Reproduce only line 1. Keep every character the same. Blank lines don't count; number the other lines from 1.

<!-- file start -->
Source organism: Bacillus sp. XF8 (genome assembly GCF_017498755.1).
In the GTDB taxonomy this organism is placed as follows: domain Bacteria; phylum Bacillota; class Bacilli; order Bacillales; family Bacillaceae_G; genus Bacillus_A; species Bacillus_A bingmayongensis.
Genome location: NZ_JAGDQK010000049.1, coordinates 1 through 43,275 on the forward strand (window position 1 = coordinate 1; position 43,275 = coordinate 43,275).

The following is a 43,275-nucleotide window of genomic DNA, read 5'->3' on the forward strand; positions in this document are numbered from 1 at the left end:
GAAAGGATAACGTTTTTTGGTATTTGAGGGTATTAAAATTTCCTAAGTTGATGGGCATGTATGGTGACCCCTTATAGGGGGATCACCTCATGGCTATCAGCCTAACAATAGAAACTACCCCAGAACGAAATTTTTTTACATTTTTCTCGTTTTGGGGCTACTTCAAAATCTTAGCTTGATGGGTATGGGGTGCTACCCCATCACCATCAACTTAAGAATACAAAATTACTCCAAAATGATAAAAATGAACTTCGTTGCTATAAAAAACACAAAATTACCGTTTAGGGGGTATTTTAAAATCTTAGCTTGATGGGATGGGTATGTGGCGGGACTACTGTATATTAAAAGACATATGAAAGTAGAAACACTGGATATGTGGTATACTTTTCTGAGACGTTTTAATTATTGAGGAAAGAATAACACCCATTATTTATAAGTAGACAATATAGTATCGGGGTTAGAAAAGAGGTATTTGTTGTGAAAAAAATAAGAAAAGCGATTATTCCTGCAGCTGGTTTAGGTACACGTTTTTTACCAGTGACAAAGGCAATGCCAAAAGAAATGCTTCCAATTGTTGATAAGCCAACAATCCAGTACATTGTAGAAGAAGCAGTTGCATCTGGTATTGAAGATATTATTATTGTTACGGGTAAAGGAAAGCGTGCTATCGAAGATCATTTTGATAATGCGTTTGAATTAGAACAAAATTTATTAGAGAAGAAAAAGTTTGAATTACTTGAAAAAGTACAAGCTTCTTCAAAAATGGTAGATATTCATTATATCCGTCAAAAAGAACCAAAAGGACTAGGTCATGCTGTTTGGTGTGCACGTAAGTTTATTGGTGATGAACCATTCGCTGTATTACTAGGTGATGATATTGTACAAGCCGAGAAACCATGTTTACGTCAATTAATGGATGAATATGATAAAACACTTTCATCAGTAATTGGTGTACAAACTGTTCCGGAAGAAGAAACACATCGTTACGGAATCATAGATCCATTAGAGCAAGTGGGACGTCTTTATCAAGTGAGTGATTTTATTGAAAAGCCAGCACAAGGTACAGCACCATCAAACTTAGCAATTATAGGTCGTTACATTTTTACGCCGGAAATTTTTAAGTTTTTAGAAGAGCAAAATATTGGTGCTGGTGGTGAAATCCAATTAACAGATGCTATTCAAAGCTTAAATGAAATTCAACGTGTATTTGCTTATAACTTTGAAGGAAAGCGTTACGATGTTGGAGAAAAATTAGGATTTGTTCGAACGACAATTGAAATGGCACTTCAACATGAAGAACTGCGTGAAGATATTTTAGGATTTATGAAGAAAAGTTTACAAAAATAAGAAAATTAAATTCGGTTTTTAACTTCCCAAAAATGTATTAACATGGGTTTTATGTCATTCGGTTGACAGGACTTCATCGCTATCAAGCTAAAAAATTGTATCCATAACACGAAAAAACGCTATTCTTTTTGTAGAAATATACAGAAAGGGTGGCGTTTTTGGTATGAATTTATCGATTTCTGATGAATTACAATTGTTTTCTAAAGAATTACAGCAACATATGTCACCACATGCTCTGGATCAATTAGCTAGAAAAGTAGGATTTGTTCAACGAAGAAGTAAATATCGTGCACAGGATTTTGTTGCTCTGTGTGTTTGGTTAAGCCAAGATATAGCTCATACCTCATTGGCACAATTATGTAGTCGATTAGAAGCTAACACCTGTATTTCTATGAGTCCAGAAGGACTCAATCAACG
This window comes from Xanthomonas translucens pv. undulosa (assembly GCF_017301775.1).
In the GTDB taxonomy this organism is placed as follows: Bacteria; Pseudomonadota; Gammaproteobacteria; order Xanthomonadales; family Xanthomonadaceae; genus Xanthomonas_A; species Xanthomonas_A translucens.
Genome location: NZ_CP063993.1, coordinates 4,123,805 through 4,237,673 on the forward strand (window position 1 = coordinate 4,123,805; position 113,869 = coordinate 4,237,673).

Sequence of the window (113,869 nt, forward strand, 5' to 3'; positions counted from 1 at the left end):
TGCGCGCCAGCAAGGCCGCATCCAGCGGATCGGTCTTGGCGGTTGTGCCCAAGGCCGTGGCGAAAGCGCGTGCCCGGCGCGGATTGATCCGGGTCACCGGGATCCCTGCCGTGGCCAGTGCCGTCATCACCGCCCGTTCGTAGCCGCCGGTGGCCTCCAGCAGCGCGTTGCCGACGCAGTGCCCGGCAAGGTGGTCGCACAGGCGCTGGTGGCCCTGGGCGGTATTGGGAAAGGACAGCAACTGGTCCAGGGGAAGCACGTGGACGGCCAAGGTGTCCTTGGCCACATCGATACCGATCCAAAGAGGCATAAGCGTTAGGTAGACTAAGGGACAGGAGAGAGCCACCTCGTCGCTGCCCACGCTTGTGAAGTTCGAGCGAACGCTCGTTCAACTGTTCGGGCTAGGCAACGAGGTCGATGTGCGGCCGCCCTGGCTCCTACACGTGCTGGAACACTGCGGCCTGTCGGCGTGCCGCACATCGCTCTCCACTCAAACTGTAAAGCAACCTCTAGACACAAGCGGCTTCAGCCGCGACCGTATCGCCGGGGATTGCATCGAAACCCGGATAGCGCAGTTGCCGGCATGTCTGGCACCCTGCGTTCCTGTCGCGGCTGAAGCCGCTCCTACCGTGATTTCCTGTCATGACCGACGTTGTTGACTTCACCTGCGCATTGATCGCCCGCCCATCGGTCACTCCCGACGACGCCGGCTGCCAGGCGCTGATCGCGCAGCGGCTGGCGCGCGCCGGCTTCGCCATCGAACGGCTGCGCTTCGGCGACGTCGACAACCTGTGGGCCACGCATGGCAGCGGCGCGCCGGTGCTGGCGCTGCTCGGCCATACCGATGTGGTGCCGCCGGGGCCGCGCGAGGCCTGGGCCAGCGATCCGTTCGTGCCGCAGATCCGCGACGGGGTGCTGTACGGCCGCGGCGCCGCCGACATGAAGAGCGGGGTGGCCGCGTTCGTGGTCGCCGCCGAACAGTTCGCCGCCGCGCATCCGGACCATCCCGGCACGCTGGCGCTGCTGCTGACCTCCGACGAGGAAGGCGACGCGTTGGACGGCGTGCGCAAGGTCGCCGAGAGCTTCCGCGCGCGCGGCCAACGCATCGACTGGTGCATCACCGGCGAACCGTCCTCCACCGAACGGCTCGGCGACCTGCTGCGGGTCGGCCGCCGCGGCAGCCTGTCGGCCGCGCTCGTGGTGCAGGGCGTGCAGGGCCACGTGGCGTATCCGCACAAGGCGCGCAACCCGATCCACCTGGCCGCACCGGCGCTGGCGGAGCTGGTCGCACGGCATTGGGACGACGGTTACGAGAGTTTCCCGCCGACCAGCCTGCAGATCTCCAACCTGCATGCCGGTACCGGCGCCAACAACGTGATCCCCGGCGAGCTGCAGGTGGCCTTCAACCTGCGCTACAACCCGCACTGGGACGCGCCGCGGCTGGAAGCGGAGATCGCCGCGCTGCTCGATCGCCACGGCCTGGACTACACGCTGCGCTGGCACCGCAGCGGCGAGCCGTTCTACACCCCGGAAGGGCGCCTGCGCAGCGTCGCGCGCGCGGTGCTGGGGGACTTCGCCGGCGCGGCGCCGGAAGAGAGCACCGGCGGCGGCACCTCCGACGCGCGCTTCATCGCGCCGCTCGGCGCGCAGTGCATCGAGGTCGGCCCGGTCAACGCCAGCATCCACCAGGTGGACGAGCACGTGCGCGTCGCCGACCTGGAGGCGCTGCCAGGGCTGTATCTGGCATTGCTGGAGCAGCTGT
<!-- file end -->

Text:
Source organism: Bacillus sp. XF8 (genome assembly GCF_017498755.1).